Top 5 Challenges In Estate Planning For Blended Families
Blended families (those where at least one spouse has children from a prior relationship) face challenges in creating estate plans that balance the competing needs and desires of family members. This guide explains the top challenges blended families face.
1. Competing Interests of Spouse and Children
In a blended family, the interests of a spouse may conflict with the interests of the stepchildren. Often an individual intends to provide for both his or her spouse and his or her children in a manner that is “fair.” A surviving spouse may need lifetime income and access to principal to cover his or her day-to-day needs. The stepchildren may wish to limit the surviving spouse’s expenditures of income and principal to secure or increase their own inheritance. Where the children view the family’s wealth as originating with the natural parent (rather than the stepparent), the children may also believe that the inheritance should stay in the family. Where the surviving spouse has children from a prior relationship, he or she may wish to protect separately acquired assets for the benefit of his or her children.
2. The Elective Share
When individuals marry without a prenuptial agreement, state law defines the rights of the surviving spouse to inherit from the predeceased spouse. The amount a surviving spouse is entitled to receive varies by state and depends on several different factors. If a surviving spouse receives less than this statutory amount at the death of his or her spouse, then he or she can elect to receive a share of the deceased spouse’s estate in lieu of the bequest in the decedent’s will. This process is sometimes known as “electing against the will.” Even if the spouses agreed that each would provide only for his or her children from a prior marriage – to the exclusion of the surviving spouse – the surviving spouse is not bound by that decision absent a valid, binding prenuptial agreement that addresses rights at death.
3. Post Death Changes
Even in close families, problems can arise when the surviving spouse makes changes after the deceased spouse’s death. Those problems can be even greater in blended families where the changes may be in favor of the surviving spouse’s children to the detriment of the deceased spouse’s children. Clients who wish to limit the survivor’s ability to make changes should seek out an estate planning attorney who is well-versed in irrevocable trusts.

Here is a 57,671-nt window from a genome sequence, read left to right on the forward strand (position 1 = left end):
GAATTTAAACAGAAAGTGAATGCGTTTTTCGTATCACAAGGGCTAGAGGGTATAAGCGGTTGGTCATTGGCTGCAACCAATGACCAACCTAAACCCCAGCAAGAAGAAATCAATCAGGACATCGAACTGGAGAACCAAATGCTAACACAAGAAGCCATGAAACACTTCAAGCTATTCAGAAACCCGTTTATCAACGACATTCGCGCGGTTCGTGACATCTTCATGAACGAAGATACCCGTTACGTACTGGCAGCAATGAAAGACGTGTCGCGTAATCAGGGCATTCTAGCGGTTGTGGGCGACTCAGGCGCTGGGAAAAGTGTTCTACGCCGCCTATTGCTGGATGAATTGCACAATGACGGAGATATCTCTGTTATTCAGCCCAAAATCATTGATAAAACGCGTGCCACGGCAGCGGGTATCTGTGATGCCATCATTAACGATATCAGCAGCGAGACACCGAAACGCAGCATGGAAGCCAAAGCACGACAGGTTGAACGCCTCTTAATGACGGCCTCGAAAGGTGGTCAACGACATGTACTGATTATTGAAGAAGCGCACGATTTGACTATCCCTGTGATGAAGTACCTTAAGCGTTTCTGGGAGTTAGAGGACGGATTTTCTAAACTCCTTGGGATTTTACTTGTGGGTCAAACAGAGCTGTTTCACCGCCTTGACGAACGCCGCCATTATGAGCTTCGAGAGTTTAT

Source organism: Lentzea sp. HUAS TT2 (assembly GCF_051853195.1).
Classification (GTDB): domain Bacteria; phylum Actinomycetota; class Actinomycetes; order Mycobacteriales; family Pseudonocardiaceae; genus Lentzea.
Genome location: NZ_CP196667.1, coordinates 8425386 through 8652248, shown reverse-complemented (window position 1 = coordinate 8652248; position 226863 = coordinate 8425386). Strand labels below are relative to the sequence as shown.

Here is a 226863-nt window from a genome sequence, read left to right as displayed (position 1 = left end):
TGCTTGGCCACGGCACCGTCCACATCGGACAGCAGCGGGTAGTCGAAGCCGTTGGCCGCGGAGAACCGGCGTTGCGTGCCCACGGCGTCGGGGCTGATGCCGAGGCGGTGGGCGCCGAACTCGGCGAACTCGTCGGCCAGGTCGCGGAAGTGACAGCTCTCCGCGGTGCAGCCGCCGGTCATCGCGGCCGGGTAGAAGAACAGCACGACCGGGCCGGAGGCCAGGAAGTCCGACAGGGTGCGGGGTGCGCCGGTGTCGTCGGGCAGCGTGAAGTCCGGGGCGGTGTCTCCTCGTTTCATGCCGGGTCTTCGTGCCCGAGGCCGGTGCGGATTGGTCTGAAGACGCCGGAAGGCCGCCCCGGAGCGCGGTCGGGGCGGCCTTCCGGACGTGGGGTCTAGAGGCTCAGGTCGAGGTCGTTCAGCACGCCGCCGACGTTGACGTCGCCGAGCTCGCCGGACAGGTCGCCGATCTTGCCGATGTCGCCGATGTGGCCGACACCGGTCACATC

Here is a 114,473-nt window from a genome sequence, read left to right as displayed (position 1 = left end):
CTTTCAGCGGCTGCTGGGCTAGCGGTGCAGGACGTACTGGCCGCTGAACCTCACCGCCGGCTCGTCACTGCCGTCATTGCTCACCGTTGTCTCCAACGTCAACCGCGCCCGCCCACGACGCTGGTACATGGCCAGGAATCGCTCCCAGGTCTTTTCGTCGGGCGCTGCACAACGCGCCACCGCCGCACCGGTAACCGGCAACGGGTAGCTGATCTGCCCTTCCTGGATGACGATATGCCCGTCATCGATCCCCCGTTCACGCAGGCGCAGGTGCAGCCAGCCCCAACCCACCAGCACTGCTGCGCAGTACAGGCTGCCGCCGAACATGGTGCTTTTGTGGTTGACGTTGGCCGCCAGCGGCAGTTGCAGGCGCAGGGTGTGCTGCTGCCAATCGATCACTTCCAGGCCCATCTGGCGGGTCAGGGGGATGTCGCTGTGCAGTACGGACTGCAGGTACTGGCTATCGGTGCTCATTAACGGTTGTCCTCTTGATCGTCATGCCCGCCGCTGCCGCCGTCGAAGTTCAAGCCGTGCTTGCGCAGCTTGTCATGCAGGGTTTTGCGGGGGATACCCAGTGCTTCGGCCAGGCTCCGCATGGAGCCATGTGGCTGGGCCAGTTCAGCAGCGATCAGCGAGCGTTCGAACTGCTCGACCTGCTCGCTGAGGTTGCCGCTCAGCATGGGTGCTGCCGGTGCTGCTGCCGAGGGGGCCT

4. Fiduciary Selection
Selecting the party or parties to manage assets at incapacity or death is always a challenge. Clients typically select family members or close friends to assist in these matters. Clients in blended families face additional difficulty in selecting fiduciaries because the family members they may wish to select may have conflicts of interest that will make it difficult for them to fulfill their duties. Consider the situation where a client wishes to create a trust for his wife, with the assets passing to his daughter at the wife’s death. If the client names both his wife and his daughter as Co-Trustees, then the wife and daughter must agree on expenditures. Too often the interests of the income beneficiary (wife) conflict with the interests of the remainder beneficiary (the daughter). The result can be expensive litigation that might have been avoided by selecting a neutral fiduciary.
5. Properly Funding the Estate Plan
Even the most well-drafted estate plan only works if the individual owns assets that will pass under those documents. When a husband and wife own assets jointly with rights of survivorship, the assets pass to the surviving spouse by operation of law – even if the deceased spouse’s estate plan provided otherwise. If, for example, a husband’s Will provided that one-half of his assets are to be distributed to wife and the other one-half to his children, only those assets the husband owned in his own name (without any co-owner or beneficiary designation) would actually pass under the Will. Joint ownership and beneficiary designations could result in a division of assets remarkably different than what the husband intended.